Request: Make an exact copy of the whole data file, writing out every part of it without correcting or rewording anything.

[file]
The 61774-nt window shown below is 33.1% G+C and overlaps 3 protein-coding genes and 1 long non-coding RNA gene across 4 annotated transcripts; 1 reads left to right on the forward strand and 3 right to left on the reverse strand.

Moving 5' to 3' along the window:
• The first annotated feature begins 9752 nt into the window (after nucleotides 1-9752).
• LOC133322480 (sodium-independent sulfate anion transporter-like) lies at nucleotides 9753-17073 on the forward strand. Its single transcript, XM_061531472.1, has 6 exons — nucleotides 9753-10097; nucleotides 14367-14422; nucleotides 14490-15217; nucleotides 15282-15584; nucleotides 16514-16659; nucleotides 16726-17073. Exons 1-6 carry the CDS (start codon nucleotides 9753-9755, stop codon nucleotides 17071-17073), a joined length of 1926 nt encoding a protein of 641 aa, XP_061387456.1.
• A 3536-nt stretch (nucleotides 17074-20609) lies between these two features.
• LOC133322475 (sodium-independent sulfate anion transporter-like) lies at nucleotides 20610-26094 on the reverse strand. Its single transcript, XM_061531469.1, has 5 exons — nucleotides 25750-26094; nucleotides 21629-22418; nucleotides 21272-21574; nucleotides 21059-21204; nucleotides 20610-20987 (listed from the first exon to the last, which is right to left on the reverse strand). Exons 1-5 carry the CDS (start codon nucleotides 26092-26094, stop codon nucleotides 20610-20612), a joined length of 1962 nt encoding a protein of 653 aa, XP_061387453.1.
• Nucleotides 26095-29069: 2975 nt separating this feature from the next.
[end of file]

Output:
The 61774-nt window shown below is 33.1% G+C and overlaps 3 protein-coding genes and 1 long non-coding RNA gene across 4 annotated transcripts; 1 reads left to right on the forward strand and 3 right to left on the reverse strand.

Moving 5' to 3' along the window:
• The first annotated feature begins 9752 nt into the window (after nucleotides 1-9752).
• LOC133322480 (sodium-independent sulfate anion transporter-like) lies at nucleotides 9753-17073 on the forward strand. Its single transcript, XM_061531472.1, has 6 exons — nucleotides 9753-10097; nucleotides 14367-14422; nucleotides 14490-15217; nucleotides 15282-15584; nucleotides 16514-16659; nucleotides 16726-17073. Exons 1-6 carry the CDS (start codon nucleotides 9753-9755, stop codon nucleotides 17071-17073), a joined length of 1926 nt encoding a protein of 641 aa, XP_061387456.1.
• A 3536-nt stretch (nucleotides 17074-20609) lies between these two features.
• LOC133322475 (sodium-independent sulfate anion transporter-like) lies at nucleotides 20610-26094 on the reverse strand. Its single transcript, XM_061531469.1, has 5 exons — nucleotides 25750-26094; nucleotides 21629-22418; nucleotides 21272-21574; nucleotides 21059-21204; nucleotides 20610-20987 (listed from the first exon to the last, which is right to left on the reverse strand). Exons 1-5 carry the CDS (start codon nucleotides 26092-26094, stop codon nucleotides 20610-20612), a joined length of 1962 nt encoding a protein of 653 aa, XP_061387453.1.
• Nucleotides 26095-29069: 2975 nt separating this feature from the next.